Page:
Daily Cannon: Here’s the worst Arsenal XI of this decade

There’s a lot of Gunners to choose from.


It’s the end of another decade and what better way to finish up what has mostly been 10 years of pain for Arsenal fans by looking back at some of the worst players to pull on the famous red and white during that time?

Immediately, you hit upon a very real problem when you look back at the list of players who have turned out for Arsenal over the past 10 years. How do you cut it down to just 11?

What was instantly apparent was that the majority of crapness over the last 10 years lay in Arsenal’s centre-back and defensive midfield positions, although I’m quite certain this will come as a shock to no-one.

The talent at the other end of the pitch was never usually in doubt, even when we had to play Andrei Arshavin as a lone striker for a while.

Not everybody is going to agree with my selection, I couldn’t even find a consensus between the Daily Cannon team. So, remember, if you read this list and have an uncontrollable urge to be a dick about it, Paddy Power are the ones you should contact.

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GK: Manuel Almunia

Over a large part of the last decade, Arsenal perfected the art of taking talented goalkeepers and making them s**t. I took untold amounts of abuse for claiming that Lukasz ‘Flappyhandski’ was actually a really good keeper. Gerry Peyton, Arsenal’s goalkeeper coach, I said, was just making him rubbish. Ditto Wojciech Szczesny whom I will always hold a grudge against the club for selling.

There was some proper rubbish, too, and this position was a toss-up between Manuel Almunia and David Ospina and it could have went either way, really.

Overall, I went for Alumina because Ospina has at least shown himself to be competent in Italy and with his national side, whereas Almunia was a man who didn’t only look like he was haunted, said he actually was. Plus, he scarred me much more than the Colombian.

Almunia played 105 times more for Arsenal than Ospina so his scope for causing trauma was greater, although only the last two years of his time at Arsenal were spent during this decade.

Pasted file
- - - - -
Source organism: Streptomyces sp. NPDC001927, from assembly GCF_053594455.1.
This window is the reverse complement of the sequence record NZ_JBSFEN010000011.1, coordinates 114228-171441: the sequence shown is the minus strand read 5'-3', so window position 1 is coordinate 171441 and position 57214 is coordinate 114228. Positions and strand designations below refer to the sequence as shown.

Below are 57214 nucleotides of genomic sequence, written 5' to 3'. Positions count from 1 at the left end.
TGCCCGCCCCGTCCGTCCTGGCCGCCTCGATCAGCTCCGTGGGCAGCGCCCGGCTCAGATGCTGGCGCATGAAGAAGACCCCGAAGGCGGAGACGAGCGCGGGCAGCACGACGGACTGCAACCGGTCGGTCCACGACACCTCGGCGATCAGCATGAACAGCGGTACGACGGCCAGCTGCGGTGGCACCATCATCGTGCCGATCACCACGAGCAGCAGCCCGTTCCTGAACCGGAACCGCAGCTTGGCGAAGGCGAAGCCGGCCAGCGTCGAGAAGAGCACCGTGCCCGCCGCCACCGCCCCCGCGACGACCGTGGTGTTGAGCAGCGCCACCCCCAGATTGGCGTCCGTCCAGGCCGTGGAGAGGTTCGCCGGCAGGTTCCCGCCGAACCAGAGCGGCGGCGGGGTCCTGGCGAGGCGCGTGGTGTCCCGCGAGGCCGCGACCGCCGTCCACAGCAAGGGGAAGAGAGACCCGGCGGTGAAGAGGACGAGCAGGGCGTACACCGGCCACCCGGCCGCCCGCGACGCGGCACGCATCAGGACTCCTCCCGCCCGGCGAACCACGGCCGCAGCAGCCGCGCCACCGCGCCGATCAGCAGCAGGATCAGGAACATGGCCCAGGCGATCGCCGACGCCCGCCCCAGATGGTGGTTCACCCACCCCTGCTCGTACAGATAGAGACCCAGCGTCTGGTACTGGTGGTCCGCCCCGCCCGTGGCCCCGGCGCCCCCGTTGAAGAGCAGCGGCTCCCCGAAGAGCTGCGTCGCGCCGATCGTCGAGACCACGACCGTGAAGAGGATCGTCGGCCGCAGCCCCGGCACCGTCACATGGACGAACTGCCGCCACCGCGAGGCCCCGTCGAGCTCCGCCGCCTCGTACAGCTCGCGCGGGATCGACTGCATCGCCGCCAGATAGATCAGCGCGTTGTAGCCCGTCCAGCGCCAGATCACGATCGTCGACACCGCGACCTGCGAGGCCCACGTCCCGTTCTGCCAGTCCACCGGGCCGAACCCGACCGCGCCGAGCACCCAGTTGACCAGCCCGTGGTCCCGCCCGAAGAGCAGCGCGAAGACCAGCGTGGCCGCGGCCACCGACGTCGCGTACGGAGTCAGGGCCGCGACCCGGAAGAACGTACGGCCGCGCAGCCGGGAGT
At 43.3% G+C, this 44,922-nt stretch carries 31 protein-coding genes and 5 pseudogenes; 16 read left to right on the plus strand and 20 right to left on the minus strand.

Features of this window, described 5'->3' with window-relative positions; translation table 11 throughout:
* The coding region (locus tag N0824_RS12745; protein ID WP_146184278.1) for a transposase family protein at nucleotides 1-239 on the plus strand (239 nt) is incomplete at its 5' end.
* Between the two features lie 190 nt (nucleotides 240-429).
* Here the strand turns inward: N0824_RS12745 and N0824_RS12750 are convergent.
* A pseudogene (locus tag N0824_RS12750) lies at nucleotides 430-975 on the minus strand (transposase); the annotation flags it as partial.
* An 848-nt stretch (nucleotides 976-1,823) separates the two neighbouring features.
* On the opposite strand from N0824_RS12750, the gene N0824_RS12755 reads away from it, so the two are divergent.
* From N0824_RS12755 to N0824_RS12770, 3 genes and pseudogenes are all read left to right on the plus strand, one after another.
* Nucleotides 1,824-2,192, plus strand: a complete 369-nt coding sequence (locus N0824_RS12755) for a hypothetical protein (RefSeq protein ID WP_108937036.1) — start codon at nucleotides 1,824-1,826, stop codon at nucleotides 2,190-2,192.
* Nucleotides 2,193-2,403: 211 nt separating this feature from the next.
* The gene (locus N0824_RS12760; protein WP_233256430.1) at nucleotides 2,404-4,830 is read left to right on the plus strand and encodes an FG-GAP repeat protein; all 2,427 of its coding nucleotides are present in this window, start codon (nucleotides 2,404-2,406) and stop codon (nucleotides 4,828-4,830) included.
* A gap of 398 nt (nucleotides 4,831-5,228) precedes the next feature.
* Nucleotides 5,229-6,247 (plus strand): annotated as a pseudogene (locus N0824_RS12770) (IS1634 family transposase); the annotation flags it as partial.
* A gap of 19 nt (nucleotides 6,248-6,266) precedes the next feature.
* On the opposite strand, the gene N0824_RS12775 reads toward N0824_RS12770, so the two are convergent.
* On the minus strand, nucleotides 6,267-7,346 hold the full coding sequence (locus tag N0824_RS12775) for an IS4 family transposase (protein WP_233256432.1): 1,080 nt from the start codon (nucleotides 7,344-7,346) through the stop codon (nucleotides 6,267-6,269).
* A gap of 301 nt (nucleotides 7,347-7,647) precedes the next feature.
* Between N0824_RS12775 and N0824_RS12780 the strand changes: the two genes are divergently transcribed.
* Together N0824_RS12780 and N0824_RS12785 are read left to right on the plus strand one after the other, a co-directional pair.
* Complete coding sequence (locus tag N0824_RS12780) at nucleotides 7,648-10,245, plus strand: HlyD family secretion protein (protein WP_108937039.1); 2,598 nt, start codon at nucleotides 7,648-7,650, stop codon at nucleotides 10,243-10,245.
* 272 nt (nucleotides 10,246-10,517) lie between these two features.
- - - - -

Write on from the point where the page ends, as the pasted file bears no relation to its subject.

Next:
Mention Almunia’s name to any Arsenal fan old enough to remember him and watch as they are sickened by flashbacks of the Spaniard rushing towards the corner flag for no discernible reason or kneeling down so Lionel Messi can lob him.

CB: Sebastien Squillaci

Asking an Arsenal fan to pick their worst central defenders from the last 10 years is kind of like asking Donald Trump to just pick one lie and stick to it. There are just so many to choose from.

I was going to name Phillippe Senderos, until it was pointed out he left just before the decade started, so for me that leaves three to pick from Sebastien Squillaci, Shkodran Mustafi, Johan Djourou, Gabriel, Mikel Silvestre, and William Gallas.

The first has to be Squillaci who Arsenal paid nearly £6m for in 2010. Three years later he was gone for free having somehow managed to get himself into an Arsenal shirt and the first team 39 times.

Perhaps it wasn’t really all his fault, cursed by the number 18 shirt that had once belonged to Pascal Cygan and the player who comes next.

CB: Mikael Silvestre

Jesus Christ. A player so bad United fans still laugh that, not only did they get Arsenal to take him, they got Arsene Wenger to part with cash for him too, almost one million of the Queen’s pounds.

Like others I’ve listed here, Silvestre played a lot less than I remember, just the 43 appearances in his case. It just felt like a lot more because every appearance was so emotionally exhausting.

Although he left in August 2010, he more than deserves his place in the worst Arsenal XI of the decade.

CB: Skhodran Mustafi

Mustafi is a World Cup winner, which just goes to show you shouldn’t really judge anyone on the contents of their trophy cabinet (apart from Spurs, obviously).

When we signed him, we thought we were getting a great, ball-playing centre-back until we heard Gary Neville claim he couldn’t give away the player Arsenal had just paid the guts of £37m for.

When he dies, his headstone will read ‘he didn’t need to go to ground there’.

LWB: Andre Santos